Recently in USDoJ Category

William McGurn has this column in the WSJ:

In the past few days, the calls for a special counsel to look into the FBI and Justice Department have grown louder. Sens. Chuck Grassley and Lindsey Graham want one. So do Reps. Bob Goodlatte, Mark Meadows, Jim Jordan and others. Attorney General Jeff Sessions is thinking about it. Meanwhile, President Trump's deputy press secretary has told reporters that the president's lawyers want one too.

It's a tempting proposition. Republicans are plagued by a special counsel whose mere existence calls into question the legitimacy of the last election. Why shouldn't they inflict the same menace on Mr. Trump's opponents? The answer is that a special counsel is not only unnecessary but counterproductive.

McCabe Departs

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Aruna Viswanatha reports for the WSJ:

Deputy FBI Director Andrew McCabe told colleagues Monday he would leave his post effective immediately, according to a person familiar with the matter, after becoming a lightning rod for criticism from President Donald Trump and some congressional Republicans.

Mr. McCabe plans to take "terminal leave"--using leftover vacation time--until he is eligible in March to retire from the Federal Bureau of Investigation, said the person.
*      *      *
The White House said Mr. Trump played no role in Mr. McCabe's decision to step down. White House press secretary Sarah Huckabee Sanders said the president wasn't part of the "decision-making process" with respect to Mr. McCabe's departure.
*      *      *
Mr. McCabe first came under fire from Republicans in 2016 as a result of his supervisory role in the FBI investigation into former Democratic presidential candidate Hillary Clinton's email server.

The alleged conflict of interest came after his wife, Dr. Jill McCabe, ran for Virginia state senate with financial support from the political organization of then- Virginia Gov. Terry McAuliffe, a Democrat and longtime ally of Bill and Hillary Clinton.

Special Counsel Mission Creep

The worst abuses of past independent and special counsels in USDoJ have resulted from investigations ranging far afield of the issue that prompted an appointment in the first place.  Time and again, in administrations of both parties, we saw these specially appointed attorneys come up with nothing to prosecute on the original issue and then go after someone for something only tangentially related.  After both parties had been burned in this way, the Independent Counsel Law was allowed to expire, unmourned, with no real effort to renew it.

So when it came time for Deputy Attorney General Rod Rosenstein to appoint a special counsel, he should have learned from history, not repeated it, and strictly limited the special counsel's scope to the matters making an appointment necessary.  The special counsel should be looking into allegations of "the Russian government's efforts to interfere in the 2016 presidential election," as the lead paragraph of the appointment order says, and nothing else.  Anything else he discovers should be referred to Main Justice.  Instead, Mr. Rosenstein did just the opposite, giving Mr. Mueller a broad sweep including "matters that ... may arise directly from the investigation," a potentially limitless scope.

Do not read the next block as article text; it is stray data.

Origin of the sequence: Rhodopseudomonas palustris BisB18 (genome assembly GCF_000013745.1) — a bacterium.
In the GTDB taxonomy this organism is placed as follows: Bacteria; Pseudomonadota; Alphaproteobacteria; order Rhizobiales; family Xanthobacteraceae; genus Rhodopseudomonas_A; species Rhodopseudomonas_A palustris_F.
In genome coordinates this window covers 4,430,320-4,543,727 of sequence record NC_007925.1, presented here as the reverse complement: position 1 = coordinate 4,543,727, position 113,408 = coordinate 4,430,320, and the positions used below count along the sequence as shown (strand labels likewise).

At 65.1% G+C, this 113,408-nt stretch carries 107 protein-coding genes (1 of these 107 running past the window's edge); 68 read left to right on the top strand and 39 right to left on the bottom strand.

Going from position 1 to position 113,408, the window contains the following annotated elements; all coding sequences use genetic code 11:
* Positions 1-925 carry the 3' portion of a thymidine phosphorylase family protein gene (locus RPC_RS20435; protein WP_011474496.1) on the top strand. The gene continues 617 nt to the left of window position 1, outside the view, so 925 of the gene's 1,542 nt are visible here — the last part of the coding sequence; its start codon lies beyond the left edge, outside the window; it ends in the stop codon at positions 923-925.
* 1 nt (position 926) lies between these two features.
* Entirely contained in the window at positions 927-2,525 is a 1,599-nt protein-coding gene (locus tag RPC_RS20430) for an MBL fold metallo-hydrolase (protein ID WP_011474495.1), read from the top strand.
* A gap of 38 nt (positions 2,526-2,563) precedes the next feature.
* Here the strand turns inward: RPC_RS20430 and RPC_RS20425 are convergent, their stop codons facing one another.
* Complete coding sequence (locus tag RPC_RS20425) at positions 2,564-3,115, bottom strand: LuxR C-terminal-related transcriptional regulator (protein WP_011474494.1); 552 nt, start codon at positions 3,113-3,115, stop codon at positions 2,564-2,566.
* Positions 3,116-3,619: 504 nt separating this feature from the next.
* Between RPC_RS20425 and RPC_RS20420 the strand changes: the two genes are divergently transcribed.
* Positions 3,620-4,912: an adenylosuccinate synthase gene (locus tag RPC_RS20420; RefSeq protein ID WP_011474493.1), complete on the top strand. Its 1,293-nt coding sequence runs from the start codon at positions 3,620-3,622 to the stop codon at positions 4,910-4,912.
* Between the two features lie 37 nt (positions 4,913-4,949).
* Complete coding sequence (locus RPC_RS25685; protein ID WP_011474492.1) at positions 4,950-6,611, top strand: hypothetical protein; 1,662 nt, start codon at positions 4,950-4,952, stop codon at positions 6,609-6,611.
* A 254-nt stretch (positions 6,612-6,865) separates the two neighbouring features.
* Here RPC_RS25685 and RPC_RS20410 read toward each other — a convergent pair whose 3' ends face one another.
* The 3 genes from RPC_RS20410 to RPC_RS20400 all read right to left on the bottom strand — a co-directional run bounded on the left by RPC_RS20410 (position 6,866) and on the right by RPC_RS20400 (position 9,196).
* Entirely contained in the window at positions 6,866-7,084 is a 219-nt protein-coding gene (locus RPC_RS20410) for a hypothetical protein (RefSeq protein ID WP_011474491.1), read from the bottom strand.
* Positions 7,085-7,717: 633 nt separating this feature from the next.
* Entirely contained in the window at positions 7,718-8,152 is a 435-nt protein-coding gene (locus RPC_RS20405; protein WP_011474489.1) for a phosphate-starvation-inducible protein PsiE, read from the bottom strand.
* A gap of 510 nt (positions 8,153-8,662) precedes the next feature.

Sure enough, we now have reports that Mr. Mueller is intensely interested in events occurring after President Trump took office, including the firing of policy-making officers of the executive branch.  There are two reasons he should not be investigating these matters.
Readers might think that I've finally gone over the edge by posting that the Justice Department can overrule the Supreme Court's holding in Miranda that, in order effectively to preserve the Fifth Amendment, police must give a specific set of warnings to a suspect in custody, on pain that any ensuing statement he gives will be suppressed even if the facts show it was voluntary.

And yes, I would have thought the idea of DOJ overruling SCOTUS was bonkers before I read the Volokh Conspiracy post by Prof. Will Baude of Chicago.  Prof. Baude, by the way, is widely and correctly recognized to be a brilliant mind and one of the future stars of legal academia.  He is also, I should add, not a captive of the Leftist Bubble currently ruling the roost there, a fair-minded and eclectic thinker, and a casual friend of mine.

His Volokh Conspiracy entry dealing with marijuana enforcement policy does not directly say that DOJ can overrule Miranda, to be sure, but his analysis leaves no doubt about it.

DOJ Set to Increase Use of the Death Penalty

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Some of my law professor friends (including Doug Berman, whom I had the pleasure to see at the AALS convention in San Diego a few days ago) have been asking when Attorney General Sessions is going to make more of a push for the death penalty.  The answer came today from, among other outlets, the Wall Street Journal: